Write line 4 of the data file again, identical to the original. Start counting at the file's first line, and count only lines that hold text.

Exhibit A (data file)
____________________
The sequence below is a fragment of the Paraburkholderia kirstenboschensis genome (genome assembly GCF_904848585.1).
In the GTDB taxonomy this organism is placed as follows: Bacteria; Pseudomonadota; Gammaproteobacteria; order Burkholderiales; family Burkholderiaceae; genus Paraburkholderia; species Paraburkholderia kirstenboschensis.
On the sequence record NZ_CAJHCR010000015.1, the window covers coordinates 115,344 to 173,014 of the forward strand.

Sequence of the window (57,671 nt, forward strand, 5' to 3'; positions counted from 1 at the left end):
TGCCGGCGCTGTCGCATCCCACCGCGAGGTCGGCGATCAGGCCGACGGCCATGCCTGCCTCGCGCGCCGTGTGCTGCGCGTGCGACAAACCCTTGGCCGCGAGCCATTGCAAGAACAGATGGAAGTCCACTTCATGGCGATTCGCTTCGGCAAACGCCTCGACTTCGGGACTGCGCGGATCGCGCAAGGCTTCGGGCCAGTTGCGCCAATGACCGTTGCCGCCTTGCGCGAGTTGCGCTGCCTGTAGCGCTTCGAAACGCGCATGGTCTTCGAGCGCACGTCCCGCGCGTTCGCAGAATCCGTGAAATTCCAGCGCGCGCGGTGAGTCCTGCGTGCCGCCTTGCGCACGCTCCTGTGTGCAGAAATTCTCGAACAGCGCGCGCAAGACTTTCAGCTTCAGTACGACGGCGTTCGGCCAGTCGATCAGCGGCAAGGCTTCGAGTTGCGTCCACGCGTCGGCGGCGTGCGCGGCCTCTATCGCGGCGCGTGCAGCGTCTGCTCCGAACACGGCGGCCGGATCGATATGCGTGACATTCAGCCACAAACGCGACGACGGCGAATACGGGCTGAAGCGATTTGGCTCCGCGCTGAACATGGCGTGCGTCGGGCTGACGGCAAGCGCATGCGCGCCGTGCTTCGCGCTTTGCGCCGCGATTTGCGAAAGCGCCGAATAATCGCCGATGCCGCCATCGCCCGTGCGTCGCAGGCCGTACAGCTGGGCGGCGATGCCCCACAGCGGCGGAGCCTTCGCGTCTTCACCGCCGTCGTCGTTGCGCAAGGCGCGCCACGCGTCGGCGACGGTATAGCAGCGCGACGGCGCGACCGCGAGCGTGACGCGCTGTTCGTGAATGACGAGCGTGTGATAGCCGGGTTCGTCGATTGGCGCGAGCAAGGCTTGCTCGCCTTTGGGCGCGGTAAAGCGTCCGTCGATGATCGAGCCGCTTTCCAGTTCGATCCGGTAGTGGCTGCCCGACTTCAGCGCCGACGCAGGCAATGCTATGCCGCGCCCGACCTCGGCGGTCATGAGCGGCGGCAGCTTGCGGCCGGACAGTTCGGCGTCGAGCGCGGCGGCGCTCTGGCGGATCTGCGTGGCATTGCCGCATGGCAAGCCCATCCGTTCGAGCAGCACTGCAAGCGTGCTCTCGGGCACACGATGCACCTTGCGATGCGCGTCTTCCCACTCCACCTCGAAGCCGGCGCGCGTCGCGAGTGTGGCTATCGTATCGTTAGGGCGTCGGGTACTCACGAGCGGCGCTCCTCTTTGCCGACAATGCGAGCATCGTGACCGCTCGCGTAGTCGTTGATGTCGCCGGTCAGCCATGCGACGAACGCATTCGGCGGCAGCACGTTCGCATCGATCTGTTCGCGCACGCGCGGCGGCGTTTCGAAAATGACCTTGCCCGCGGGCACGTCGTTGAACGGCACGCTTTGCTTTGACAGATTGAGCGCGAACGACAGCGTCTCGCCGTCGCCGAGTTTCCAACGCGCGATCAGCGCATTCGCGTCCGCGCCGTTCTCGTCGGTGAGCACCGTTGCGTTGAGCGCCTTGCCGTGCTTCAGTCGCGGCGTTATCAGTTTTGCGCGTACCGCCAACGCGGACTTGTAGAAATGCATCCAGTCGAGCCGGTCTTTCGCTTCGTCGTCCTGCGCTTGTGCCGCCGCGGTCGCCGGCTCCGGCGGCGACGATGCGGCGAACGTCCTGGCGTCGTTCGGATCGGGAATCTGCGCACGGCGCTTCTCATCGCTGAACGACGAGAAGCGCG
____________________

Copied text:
Sequence of the window (57,671 nt, forward strand, 5' to 3'; positions counted from 1 at the left end):